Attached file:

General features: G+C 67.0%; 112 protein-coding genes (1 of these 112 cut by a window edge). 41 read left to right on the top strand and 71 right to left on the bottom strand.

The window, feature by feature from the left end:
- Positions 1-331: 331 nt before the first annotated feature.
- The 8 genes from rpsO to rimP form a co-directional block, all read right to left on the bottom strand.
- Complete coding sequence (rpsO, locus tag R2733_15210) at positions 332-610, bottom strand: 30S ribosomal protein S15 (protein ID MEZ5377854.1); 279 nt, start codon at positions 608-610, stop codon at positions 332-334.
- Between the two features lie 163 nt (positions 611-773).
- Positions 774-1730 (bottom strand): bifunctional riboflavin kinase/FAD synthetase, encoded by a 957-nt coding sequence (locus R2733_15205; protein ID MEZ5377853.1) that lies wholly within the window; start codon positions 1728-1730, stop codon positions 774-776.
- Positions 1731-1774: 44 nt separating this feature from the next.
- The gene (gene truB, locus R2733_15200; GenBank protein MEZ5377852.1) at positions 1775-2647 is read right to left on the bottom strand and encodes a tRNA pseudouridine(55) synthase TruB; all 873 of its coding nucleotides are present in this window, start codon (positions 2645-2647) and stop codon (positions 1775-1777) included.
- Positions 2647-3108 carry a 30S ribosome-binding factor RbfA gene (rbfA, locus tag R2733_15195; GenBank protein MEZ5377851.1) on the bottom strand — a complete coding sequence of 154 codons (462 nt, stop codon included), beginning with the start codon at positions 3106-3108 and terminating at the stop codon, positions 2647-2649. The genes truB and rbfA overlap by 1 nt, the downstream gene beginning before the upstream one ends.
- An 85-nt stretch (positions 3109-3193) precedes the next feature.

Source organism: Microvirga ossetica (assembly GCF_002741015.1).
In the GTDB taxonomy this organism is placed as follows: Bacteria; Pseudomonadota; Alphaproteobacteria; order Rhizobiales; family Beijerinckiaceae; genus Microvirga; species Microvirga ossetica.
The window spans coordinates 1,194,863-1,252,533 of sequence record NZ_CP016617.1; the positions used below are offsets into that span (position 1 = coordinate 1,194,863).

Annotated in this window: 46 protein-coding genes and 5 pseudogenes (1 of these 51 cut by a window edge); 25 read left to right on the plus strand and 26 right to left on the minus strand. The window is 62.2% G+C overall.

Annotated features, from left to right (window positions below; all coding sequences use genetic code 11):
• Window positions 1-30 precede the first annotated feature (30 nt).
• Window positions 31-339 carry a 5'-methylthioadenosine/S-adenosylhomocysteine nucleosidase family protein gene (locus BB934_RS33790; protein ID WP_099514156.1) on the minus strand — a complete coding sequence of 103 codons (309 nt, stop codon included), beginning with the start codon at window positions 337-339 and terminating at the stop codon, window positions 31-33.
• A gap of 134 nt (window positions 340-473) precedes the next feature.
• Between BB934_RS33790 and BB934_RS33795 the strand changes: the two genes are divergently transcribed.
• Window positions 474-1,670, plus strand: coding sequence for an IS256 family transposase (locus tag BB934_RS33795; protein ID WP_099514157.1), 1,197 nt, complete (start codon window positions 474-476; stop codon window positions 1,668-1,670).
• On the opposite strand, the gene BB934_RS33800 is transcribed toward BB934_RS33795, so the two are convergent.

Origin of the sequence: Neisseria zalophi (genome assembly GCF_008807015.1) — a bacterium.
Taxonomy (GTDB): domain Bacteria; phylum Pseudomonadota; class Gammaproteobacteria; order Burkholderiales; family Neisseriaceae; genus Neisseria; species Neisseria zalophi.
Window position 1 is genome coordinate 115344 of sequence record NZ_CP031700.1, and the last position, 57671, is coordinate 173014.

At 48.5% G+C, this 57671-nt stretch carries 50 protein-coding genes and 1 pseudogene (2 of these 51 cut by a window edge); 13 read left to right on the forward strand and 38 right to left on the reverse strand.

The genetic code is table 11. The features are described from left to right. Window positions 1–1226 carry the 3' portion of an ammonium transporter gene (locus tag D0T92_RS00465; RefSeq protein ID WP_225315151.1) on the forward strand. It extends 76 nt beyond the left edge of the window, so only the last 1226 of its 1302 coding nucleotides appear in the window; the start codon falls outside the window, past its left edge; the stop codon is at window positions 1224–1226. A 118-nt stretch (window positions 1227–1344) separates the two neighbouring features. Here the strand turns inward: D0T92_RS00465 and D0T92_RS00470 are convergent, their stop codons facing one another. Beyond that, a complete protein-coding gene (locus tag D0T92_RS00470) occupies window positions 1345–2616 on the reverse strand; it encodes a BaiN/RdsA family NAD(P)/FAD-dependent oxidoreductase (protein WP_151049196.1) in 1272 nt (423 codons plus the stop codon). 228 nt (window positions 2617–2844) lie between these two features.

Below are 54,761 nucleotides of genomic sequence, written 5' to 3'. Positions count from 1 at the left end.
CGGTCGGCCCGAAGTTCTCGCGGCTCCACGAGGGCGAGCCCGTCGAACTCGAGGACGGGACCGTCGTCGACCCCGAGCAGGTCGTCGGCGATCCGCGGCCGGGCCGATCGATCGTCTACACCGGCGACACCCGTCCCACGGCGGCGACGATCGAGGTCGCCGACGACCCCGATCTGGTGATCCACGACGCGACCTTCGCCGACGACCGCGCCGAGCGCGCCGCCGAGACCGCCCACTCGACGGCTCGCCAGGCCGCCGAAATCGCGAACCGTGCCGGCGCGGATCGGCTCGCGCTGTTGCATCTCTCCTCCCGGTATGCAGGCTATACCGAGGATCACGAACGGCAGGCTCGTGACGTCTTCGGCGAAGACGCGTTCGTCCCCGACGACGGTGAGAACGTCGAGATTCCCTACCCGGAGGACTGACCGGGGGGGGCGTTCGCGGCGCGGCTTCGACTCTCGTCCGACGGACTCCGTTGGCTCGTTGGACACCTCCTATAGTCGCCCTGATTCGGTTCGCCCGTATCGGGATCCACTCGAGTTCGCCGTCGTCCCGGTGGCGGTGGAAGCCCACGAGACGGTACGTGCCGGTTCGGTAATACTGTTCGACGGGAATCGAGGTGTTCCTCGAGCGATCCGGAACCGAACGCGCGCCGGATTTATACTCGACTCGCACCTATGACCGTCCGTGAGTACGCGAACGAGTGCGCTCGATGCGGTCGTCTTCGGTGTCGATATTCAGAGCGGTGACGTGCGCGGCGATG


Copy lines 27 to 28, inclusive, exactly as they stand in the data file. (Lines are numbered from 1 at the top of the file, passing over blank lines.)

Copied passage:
The genetic code is table 11. The features are described from left to right. Window positions 1–1226 carry the 3' portion of an ammonium transporter gene (locus tag D0T92_RS00465; RefSeq protein ID WP_225315151.1) on the forward strand. It extends 76 nt beyond the left edge of the window, so only the last 1226 of its 1302 coding nucleotides appear in the window; the start codon falls outside the window, past its left edge; the stop codon is at window positions 1224–1226. A 118-nt stretch (window positions 1227–1344) separates the two neighbouring features. Here the strand turns inward: D0T92_RS00465 and D0T92_RS00470 are convergent, their stop codons facing one another. Beyond that, a complete protein-coding gene (locus tag D0T92_RS00470) occupies window positions 1345–2616 on the reverse strand; it encodes a BaiN/RdsA family NAD(P)/FAD-dependent oxidoreductase (protein WP_151049196.1) in 1272 nt (423 codons plus the stop codon). 228 nt (window positions 2617–2844) lie between these two features.

Below are 54,761 nucleotides of genomic sequence, written 5' to 3'. Positions count from 1 at the left end.